Science fiction origins

   Ancient Greek knowledge of travel inspired early forms of science fiction literature. Science fiction tradition begins with an incredible journeys Odysseus of Homer’s “Odyssey”. Dr. Karen Ni – Mheallaigh from Liverpool examines how contemporary theories of science fiction literature can be adapted to old-world texts. And there were the stories that really aroused imaginative power. Writer Lucian of Samosata (A.D.125-after A.D.180) wrote “A True Story” (a fictional narrative work). He anticipated “modern” fictional themes like voyages to the moon and Venus, extraterrestrial life and wars between planets (interstellar wars) centuries before Jules Verne and H. G. Wells.  

Antihanes of Berge wrote about his travels in the far north of Europe, where it was so cold, that “all conversations froze in a chilly air “.

The famous ancient historian Herodotus claimed that one can meet flying snakes and giant gold digging ants in India.

Surprising is the fact that many of the stories have been written in the form of real travel descriptions and historical texts.

Everyone knows the story of Ptolemy’s mysterious Atlantis and its tragic demise in the ocean’s depth. Greeks have been fascinated and attracted by the exotic and other worlds. Some writers travelled in their own curiosity huge distances to the North and the Far East to this purpose. Cultures found by them behind “civilized” Greek mores, inspired them to dream and think about much further and more exotic worlds. It seems that the Greeks wanted to take everything for real money, so writers lined their adventures in the form of travel notebook or gave pseudo-documentary evidence as a base to their discoveries, such as re-discovered texts or created dedications. Lucian was the first who dared to admit that everything he was writing was artifice. In spite of this, it is considered that his writing style has always convinced readers to hold this to be true.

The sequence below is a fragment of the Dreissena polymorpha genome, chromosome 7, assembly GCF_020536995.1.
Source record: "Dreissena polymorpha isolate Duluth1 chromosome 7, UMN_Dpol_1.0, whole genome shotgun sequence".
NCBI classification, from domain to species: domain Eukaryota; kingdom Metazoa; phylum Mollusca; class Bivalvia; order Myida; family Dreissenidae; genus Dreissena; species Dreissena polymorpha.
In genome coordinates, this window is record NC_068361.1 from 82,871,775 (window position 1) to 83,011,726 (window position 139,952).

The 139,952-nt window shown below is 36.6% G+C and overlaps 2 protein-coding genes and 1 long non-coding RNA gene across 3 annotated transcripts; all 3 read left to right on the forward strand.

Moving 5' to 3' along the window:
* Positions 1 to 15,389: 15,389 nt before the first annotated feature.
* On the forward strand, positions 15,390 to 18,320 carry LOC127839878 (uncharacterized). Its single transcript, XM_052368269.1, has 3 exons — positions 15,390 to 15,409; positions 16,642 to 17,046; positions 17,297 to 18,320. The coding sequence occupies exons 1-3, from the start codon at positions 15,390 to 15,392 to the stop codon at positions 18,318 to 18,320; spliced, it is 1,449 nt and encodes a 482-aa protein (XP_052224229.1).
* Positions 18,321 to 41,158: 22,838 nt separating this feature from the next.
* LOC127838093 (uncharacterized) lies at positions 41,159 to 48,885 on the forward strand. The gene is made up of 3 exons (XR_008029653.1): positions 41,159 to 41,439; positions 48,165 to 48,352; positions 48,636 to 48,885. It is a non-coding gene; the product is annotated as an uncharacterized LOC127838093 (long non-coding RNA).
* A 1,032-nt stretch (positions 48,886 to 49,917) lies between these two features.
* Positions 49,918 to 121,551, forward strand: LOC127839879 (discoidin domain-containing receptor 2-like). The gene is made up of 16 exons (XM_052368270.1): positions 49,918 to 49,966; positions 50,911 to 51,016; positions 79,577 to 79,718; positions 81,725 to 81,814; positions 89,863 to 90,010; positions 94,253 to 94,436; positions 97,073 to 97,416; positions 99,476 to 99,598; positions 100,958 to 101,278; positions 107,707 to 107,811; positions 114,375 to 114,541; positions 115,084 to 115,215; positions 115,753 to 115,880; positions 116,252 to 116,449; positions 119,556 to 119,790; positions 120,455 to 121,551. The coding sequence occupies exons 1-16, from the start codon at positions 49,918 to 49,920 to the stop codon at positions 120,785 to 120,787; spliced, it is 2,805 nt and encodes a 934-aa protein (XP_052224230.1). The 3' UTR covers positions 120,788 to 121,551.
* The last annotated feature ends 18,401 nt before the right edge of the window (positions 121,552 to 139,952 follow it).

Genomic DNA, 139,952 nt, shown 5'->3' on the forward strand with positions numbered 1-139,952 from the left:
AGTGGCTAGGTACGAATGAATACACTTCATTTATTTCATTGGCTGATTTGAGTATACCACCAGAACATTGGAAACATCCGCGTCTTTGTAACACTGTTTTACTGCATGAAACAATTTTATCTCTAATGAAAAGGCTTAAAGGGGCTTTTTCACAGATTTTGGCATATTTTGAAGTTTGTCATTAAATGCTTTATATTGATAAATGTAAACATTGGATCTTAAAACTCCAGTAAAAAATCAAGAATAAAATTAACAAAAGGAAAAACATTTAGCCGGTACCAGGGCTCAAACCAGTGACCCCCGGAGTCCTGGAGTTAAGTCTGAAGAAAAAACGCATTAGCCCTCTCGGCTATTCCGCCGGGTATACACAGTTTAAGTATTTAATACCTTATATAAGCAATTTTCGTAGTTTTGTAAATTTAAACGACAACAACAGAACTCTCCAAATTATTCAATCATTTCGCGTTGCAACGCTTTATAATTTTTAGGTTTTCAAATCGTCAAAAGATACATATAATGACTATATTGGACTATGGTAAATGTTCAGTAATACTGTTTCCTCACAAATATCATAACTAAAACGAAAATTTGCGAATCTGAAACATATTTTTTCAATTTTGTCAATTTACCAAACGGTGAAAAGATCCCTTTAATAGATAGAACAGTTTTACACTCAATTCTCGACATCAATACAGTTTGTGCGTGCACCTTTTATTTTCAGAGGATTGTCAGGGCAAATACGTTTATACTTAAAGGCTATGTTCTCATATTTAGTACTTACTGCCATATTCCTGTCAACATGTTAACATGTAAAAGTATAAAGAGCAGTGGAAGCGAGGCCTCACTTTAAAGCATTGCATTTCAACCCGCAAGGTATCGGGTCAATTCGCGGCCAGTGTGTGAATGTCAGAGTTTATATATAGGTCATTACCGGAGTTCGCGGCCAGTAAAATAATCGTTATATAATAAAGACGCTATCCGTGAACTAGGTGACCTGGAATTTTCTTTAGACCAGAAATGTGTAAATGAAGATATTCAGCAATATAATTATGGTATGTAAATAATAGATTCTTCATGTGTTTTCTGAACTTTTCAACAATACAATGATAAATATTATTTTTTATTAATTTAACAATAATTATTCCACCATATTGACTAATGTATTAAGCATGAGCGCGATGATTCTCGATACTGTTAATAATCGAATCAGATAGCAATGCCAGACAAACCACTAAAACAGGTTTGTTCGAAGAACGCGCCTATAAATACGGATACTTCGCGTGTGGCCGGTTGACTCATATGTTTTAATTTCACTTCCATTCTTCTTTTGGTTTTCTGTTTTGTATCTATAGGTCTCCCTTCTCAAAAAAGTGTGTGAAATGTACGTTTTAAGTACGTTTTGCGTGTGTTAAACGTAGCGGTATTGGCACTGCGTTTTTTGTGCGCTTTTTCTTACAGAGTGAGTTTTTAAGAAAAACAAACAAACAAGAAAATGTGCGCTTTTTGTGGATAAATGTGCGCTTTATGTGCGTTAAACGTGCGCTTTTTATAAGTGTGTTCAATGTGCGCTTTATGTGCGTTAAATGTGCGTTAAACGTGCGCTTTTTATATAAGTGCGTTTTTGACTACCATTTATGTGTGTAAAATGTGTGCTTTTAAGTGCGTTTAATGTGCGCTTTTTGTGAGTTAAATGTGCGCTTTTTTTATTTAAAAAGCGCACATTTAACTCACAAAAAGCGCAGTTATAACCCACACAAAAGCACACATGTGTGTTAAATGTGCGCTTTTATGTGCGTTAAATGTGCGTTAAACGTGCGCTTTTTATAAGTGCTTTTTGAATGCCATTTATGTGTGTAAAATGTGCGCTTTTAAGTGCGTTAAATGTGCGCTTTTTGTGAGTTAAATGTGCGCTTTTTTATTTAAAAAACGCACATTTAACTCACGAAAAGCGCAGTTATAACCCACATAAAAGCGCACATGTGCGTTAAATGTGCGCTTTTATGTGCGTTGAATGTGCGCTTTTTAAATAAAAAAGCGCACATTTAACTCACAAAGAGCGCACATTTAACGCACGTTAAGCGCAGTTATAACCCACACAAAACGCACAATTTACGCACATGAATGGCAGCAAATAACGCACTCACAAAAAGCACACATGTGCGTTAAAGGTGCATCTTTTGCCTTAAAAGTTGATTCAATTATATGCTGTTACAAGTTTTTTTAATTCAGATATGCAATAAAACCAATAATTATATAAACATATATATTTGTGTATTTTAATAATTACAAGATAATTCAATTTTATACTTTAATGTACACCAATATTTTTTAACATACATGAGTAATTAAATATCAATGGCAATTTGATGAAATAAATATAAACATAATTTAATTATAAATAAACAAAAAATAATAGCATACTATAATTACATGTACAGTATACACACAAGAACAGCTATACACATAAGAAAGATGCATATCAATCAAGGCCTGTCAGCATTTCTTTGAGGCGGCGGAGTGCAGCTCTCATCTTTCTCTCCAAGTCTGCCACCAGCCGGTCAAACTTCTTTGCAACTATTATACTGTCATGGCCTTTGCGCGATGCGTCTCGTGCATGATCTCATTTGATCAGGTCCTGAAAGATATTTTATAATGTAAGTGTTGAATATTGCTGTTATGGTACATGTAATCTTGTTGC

His writing style allows the reader to think “what it would have been, if …”.
Medieval and new age writers created fantastic stories following the Greek tradition: Dante (“The Divine Comedy”), J.W. Goethe (“Faust”), Voltaire (“Micromégas”), Jonathan Swift (“Gulliver’s Travel”), G.A. Buerger (“Baron Munchhausen”) and others.

Video about the history of sci fi:

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Lucy June 8, 2011 at 1:55 pm

i’m really into science fiction. i read loads of it in my spare time and i’ve seen star wars 574 times. its amazing, i can quote all of it and i’m really popular with all of my super cool friends and in my space club. Thanks for the info, it was super helpful, i can’t wait to tell them about it!!!!

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